The teams of the men’s WorldTour are facing three very different tickets for their rides through the 2023 calendar.
The revolving doors of the off-season transfer market saw the gap between grand tour teams widening as the male pro peloton’s two powerhouses decisively split from the chasing pack.
The first-class “haves” of UAE Emirates and Jumbo-Visma flexed their financial muscles against the lower-budget have-nots to pump the two most recent Tour de France winning teams further from the likes of Quick-Step, Bora-Hansgrohe and even the rebooting powerhouse of Ineos Grenadiers.
- Five transfers that could change the game in 2023
- UAE Emirates builds beyond Tadej Pogačar to strengthen ‘superteam’ status in 2023
What does that, the rest of the winter’s transfer activity, and the shifting ambitions of the World Tour’s leading teams, mean for the grand tour season to come?
First-class: The supersquads
UAE Emirates, Jumbo-Visma
UAE Emirates saw Adam Yates and Tim Wellens among those joining Tadej Pogačar, Juan Ayuso, and João Almeida this winter. Jumbo-Visma landed Wilco Kelderman and Dylan Van Baarle as headline names to saddle up alongside Jonas Vingegaard, Primož Roglič and Steven Kruijswijk.
The influx of yet more talent this off-season means the peloton’s two superpowers got so good that either of them could sweep the season’s three-week races.
They’ve got the team captains, back benches, and staffer savvy to crush the GC calendar all the way from the snowy peaks and time trials of the Giro d’Italia through to the sun and steep grades of the Vuelta a España.
Don’t be surprised to see Roglič, Vingegaard and “A.N. Other” win the Giro, Tour and Vuelta respectively for Jumbo-Visma this season. Almeida, Pogačar and maybe Ayuso could likewise take a triple for their Emirati team. And with any high-profile grand tour rewards comes the potential for more high-profile signings for the future.
A self-perpetuating system? Here’s hoping it’s not that way.
Business class: One-man bands, podium-chasers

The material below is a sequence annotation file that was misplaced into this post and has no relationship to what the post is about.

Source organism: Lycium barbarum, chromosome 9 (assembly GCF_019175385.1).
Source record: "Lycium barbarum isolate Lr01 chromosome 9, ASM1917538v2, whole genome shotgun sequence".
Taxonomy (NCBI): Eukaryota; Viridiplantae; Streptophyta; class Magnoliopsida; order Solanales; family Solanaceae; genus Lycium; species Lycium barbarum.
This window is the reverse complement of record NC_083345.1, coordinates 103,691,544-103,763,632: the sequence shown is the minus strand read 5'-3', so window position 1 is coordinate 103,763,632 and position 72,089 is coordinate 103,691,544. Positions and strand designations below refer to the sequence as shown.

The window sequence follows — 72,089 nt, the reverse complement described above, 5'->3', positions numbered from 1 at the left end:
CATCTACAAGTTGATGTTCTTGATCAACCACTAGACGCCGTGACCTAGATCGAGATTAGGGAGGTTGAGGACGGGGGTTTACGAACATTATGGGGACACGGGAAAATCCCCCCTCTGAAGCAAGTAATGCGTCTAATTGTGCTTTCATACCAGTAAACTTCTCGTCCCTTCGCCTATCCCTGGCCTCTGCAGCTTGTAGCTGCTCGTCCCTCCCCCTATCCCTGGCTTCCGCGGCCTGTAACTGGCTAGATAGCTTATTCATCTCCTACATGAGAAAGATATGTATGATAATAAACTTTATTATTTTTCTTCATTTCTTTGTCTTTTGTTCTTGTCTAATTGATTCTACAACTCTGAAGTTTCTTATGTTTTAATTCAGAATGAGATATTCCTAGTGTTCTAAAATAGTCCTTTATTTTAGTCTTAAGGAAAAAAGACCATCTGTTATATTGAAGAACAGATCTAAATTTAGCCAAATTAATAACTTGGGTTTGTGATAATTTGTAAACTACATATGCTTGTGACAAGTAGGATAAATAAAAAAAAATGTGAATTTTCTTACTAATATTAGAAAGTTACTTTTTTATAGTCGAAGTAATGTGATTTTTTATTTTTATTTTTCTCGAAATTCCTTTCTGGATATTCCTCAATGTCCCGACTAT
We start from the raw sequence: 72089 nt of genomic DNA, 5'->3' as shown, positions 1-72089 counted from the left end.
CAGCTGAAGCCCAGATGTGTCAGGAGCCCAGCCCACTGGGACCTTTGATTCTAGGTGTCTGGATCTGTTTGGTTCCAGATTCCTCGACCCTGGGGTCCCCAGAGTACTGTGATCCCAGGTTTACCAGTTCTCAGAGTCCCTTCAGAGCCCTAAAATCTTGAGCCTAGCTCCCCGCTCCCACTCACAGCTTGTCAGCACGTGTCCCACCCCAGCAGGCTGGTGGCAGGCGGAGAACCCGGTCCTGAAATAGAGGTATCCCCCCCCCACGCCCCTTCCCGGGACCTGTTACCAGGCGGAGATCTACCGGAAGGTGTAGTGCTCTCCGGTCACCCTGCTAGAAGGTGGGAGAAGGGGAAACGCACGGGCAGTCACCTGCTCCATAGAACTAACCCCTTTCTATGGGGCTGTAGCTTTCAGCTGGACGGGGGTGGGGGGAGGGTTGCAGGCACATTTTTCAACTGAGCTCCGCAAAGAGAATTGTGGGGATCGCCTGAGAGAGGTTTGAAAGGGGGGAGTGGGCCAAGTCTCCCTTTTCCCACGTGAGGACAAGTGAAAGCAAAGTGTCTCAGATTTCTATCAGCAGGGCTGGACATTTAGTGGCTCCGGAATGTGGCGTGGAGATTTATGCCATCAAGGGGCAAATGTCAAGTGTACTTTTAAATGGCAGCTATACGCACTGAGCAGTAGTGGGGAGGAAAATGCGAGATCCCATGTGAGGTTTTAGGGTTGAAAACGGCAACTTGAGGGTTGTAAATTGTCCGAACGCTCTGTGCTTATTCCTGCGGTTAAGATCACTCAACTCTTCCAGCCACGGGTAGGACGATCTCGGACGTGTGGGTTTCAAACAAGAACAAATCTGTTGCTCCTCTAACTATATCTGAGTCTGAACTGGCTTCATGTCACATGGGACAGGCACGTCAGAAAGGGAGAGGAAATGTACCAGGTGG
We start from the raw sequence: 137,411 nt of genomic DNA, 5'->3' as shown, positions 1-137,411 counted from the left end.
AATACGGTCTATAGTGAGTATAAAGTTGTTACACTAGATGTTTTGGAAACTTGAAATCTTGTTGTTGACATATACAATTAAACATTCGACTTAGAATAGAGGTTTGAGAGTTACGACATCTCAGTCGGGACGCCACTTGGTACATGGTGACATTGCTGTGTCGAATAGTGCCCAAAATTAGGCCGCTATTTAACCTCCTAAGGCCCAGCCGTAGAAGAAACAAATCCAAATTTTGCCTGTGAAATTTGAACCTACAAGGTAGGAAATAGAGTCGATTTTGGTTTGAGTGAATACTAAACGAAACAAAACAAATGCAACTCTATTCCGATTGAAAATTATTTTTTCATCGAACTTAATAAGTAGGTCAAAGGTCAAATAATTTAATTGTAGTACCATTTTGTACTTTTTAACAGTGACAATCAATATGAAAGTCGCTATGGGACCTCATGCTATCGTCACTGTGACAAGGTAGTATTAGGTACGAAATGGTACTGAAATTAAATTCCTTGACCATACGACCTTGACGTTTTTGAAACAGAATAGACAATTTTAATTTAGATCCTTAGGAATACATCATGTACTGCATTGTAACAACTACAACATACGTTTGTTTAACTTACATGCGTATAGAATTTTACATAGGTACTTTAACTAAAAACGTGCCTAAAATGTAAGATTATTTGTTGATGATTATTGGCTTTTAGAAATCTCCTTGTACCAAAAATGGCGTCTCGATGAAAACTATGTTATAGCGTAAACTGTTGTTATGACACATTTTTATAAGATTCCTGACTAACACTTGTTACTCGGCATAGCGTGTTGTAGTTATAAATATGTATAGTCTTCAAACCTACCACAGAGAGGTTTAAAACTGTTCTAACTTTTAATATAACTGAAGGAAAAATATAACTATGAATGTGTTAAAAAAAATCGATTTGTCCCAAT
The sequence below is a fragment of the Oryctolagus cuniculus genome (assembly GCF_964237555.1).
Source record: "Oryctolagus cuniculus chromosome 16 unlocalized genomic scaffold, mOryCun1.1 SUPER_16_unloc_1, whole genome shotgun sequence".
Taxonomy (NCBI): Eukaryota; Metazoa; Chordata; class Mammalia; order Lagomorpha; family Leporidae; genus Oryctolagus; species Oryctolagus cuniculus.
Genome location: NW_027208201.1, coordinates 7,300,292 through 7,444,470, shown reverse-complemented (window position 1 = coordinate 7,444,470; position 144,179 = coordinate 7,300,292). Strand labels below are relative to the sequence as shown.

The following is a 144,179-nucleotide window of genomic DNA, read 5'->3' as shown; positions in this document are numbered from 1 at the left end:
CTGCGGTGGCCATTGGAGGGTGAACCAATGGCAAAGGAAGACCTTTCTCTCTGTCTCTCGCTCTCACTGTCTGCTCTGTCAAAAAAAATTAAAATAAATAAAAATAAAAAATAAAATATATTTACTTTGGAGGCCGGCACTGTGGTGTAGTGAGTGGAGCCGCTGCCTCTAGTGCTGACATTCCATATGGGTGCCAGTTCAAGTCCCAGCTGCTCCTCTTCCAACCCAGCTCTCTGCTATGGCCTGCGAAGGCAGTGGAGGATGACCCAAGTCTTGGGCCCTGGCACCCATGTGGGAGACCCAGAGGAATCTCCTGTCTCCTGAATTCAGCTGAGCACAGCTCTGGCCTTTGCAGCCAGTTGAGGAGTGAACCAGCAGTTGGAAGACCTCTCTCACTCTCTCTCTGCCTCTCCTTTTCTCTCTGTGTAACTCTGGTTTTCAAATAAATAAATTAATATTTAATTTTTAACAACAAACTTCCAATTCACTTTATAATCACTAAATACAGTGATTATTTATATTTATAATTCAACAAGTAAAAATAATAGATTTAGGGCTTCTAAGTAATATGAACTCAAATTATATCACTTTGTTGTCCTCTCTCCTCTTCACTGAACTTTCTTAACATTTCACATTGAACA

Soudal Quick-Step, Ineos Grenadiers, Bora Hansgrohe, Movistar, EF Education-EasyPost, Groupama-FDJ, Jayco-AlUla, Bahrain Victorious, Ag2r-Citroën, DSM
The WorldTour’s second grand tour tier packs squads boasting GC champions, consistent podium-finishers, and future talents. But unlike UAE Emirates and Jumbo-Visma, none of them boast the multiple options and depth of domestique required to crack into the peloton’s biggest league.
This winter saw Yates jump from Ineos Grenadiers to UAE Emirates, and Kelderman leave Bora-Hansgrohe for Jumbo-Visma – two stark symbols of where all riders want to be in 2023.
And with Egan Bernal unproven since his horror crash, Bora-Hansgrohe and Ineos Grenadiers lose ground as Jai Hindley and Geraint Thomas become the sole solid center of their teams’ classification ambitions in 2023.
Riders like Thomas, Hindley, Remco Evenpoel, Richard Carapaz, Enric Mas, and Simon Yates could go bar-to-bar with Pogačar or Vingegaard on their best days. But without the same team depth, Hindley, Thomas, Evenepoel et al could face mountaintop finishes fighting solo as they fend off multiple riders from the two superteams.
And outside of one or maybe two select “A” three-weekers, the grand tour’s second tier will be left as spectators in the three-week races that shape the narrative of the season and the bank balances of the future.
Economy-class: Stage-hunters, breakaway-botherers
Alpecin Deceuninck, Astana Qazaqstan, Cofidis, Intermarché-Circus-Wanty, Arkéa Samsic, Trek-Segafredo
And in the third grand tour tier of the WorldTour? Specialist sprint teams, breakaway botherers, and squads unexpectedly cut adrift from team captains.
The controversial exits of Nairo Quintana and Miguel Ángel López from Arkéa-Samsic and Astana Qazaqstan respectively radically reshapes their teams. Short of marquee sprinters, the sudden loss of GC leaders leaves Arkéa and Astana short of centerpieces and set to scramble for stage wins and breakaway airtime.
Elsewhere in Cat.3, riders like Guillaume Martin, Giulio Ciccone, and Louis Meintjes are good bets for grand tour top-10s. But their teams won’t be counting on those lower-classification finishes to keep sponsors shelling cash and will instead be pinning their hopes on putting backers’ logos into the stage-winner’s frame.
None of the third tier’s collective was able to go major on the transfer market this winter and instead turned toward young untested talents for the new year. Meanwhile, Tour de France-topping rivals threw resources into their already rich rosters.
And with those ever-expanding fortunes, life in the lower league might only get more difficult in 2023.